President Trump released his 2018 budget plan on Tuesday, which calls for $4.1 trillion in spending and includes massive cuts to social programs, reflecting the priorities laid out in his budget proposal released in March.
Included in Trump's budget:
- $800+ billion in cuts to Medicaid
- $272 billion in cuts to welfare programs, including a massive $192 billion cut in SNAP food assistance benefits
- Increase in defense spending of 10%
- $2.6 billion on border security including a $1.6 billion down payment on the building of Trump's border wall
One aspect of the budget hailed by the Trump administration and its supporters is that it seeks to balance the budget, only spending as much as it takes in in revenue. But to achieve this, the Trump administration assumes a 3% level of economic growth to make up a $2 trillion shortfall. Critics say this level of growth is way too optimistic, but also point out that the administration has already claimed those $2 trillion in savings to make up the shortfall in their tax cut plan. That's a budgeting error of $2 trillion.
As former Treasury Secretary Lawrence Summers put it on Twitter:
@Wonkblog This appears to be the most egregious accounting error in a Presidential budget in the nearly 40 years I have been tracking them.— Lawrence H. Summers (@Lawrence H. Summers)1495536667.0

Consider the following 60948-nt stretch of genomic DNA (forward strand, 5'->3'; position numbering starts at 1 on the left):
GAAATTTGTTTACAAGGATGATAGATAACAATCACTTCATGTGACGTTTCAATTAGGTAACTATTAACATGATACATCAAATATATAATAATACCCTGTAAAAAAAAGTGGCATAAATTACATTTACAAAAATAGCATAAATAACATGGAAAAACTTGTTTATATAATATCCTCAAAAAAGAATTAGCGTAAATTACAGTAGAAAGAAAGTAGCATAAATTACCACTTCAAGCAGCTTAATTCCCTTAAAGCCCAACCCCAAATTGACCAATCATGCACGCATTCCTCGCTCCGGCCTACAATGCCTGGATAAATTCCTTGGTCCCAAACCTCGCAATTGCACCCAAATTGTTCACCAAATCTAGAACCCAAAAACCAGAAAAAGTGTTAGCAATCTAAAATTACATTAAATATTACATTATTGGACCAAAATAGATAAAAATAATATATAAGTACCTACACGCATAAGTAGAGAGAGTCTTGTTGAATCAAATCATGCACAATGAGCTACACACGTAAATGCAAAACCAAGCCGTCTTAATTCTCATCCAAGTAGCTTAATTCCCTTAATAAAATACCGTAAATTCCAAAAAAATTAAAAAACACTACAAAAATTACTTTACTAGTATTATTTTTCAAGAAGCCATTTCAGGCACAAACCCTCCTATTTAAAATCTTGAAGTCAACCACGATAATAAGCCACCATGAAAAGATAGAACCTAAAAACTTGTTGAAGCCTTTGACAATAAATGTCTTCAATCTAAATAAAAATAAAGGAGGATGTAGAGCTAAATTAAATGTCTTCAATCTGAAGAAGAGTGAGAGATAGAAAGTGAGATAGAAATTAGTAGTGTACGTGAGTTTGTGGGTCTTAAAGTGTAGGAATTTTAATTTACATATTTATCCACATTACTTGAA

Trump's budget director Mick Mulvaney addressed the double count at a press conference and claimed it wasn't an error at all.
"We did [the double count] on purpose... I'm aware of the criticisms and would simply come back and say there's other places where we were probably overly conservative in our accounting. We stand by the numbers."
He also insisted this was just "a preliminary document that will be refined."
The good news for those on receiving end of Trump's budget cuts is that this all may be moot, as it appears the budget will likely be dead on arrival in Congress.
Senate minority leader Chuck Schumer took to the Senate floor to say “Based on what we know about this budget, the good news — the only good news — is that it was likely to be roundly rejected by members of both parties here in the Senate, just as the last budget was.”
A sentiment confirmed by Senator Lindsey Graham, who remarked: "If we implemented this budget, you'd have to retreat from the world or put a lot of people at risk. This budget is not going to go anywhere."